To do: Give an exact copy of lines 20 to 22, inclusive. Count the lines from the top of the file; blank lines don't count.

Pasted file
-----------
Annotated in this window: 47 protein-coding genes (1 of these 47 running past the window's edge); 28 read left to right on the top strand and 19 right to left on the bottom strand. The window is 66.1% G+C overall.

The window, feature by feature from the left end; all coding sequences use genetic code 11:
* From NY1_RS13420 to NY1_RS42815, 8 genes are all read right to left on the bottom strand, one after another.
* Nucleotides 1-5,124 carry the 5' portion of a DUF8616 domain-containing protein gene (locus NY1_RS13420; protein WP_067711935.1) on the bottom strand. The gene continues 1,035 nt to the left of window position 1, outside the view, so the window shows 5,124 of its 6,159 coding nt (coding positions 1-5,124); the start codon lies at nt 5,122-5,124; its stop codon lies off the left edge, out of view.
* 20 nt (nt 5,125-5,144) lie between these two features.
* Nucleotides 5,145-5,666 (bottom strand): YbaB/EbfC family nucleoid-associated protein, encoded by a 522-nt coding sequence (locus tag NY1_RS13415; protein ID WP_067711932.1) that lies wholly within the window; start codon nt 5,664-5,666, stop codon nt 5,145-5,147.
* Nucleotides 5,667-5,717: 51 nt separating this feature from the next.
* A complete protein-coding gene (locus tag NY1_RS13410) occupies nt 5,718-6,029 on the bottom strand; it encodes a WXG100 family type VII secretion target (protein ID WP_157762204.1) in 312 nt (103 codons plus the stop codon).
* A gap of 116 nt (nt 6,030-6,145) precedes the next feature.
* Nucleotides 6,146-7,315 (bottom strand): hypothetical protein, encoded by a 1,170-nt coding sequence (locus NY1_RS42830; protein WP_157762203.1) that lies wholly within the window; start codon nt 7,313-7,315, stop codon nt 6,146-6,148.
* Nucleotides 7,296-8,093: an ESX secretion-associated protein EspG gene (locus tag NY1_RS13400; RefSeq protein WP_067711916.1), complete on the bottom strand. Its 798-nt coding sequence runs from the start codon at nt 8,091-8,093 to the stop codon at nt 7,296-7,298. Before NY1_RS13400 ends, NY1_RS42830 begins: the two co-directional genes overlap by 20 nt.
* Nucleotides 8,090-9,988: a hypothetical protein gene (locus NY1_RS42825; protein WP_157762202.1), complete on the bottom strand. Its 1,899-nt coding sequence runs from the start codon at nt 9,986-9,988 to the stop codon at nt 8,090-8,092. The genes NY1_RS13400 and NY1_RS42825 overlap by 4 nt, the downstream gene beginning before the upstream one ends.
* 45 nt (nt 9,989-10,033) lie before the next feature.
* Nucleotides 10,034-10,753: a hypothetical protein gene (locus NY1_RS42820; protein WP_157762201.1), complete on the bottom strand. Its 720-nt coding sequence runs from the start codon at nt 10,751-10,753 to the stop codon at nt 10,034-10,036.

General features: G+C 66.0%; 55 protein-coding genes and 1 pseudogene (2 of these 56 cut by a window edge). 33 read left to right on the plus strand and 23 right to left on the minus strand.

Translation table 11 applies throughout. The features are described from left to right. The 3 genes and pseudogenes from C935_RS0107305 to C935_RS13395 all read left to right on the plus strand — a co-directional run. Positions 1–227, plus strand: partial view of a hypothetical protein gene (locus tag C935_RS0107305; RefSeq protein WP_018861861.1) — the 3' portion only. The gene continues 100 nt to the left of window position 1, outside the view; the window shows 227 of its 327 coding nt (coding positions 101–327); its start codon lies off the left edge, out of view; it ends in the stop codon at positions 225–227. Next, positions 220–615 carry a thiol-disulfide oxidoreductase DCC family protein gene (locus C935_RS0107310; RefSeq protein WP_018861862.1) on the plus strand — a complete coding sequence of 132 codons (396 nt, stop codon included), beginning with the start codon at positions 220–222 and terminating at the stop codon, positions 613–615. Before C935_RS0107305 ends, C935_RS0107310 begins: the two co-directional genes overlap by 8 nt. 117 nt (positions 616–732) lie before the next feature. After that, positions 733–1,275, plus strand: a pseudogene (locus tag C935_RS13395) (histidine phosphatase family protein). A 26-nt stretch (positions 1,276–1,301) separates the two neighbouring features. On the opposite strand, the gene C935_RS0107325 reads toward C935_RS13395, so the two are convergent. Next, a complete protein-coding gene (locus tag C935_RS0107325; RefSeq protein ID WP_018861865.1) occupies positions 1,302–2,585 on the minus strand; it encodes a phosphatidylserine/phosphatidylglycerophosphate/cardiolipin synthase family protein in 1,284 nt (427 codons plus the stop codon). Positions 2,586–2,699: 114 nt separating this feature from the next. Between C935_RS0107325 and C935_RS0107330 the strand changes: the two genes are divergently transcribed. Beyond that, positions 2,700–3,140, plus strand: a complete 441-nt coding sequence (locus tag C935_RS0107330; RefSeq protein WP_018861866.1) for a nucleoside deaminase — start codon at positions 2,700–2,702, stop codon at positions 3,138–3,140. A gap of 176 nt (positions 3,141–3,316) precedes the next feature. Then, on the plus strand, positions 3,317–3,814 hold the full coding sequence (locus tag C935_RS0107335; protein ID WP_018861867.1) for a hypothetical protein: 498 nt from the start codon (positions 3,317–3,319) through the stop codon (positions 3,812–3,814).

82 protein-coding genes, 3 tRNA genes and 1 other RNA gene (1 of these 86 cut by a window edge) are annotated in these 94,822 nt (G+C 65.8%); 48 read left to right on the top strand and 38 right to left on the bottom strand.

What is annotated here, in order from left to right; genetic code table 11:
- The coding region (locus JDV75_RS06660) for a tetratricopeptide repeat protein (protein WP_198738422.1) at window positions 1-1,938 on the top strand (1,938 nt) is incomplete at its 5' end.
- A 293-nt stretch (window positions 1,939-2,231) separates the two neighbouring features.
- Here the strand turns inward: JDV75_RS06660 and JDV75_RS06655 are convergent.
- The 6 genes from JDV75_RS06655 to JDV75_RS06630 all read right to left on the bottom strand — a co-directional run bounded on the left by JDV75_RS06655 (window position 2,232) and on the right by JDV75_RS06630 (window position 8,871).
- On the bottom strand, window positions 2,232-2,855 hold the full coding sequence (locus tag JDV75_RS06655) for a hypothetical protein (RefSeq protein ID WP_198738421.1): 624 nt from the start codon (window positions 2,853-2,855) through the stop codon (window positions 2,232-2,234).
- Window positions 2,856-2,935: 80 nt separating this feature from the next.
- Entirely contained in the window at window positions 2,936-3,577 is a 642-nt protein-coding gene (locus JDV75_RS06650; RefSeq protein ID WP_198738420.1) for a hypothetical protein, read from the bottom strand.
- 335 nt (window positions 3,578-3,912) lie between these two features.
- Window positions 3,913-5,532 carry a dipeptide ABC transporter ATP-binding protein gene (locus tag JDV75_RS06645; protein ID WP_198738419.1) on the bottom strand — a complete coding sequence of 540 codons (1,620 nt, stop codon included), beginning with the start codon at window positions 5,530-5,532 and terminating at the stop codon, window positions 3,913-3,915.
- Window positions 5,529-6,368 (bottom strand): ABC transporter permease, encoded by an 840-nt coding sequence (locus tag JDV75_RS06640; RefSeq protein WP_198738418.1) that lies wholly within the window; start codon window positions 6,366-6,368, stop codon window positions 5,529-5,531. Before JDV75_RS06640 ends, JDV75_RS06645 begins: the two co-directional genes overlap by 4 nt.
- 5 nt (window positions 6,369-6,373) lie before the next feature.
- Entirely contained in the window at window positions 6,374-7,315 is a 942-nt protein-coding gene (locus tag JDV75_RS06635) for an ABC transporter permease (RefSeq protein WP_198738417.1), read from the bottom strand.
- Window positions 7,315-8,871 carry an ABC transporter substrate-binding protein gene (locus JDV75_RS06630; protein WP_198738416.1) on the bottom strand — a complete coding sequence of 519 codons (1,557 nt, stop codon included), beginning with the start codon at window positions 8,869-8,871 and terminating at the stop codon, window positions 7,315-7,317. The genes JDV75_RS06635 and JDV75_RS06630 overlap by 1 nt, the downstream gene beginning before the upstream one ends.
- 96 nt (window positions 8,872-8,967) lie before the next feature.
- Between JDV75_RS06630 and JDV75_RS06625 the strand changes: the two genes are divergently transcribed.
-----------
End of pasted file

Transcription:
- A 293-nt stretch (window positions 1,939-2,231) separates the two neighbouring features.
- Here the strand turns inward: JDV75_RS06660 and JDV75_RS06655 are convergent.
- The 6 genes from JDV75_RS06655 to JDV75_RS06630 all read right to left on the bottom strand — a co-directional run bounded on the left by JDV75_RS06655 (window position 2,232) and on the right by JDV75_RS06630 (window position 8,871).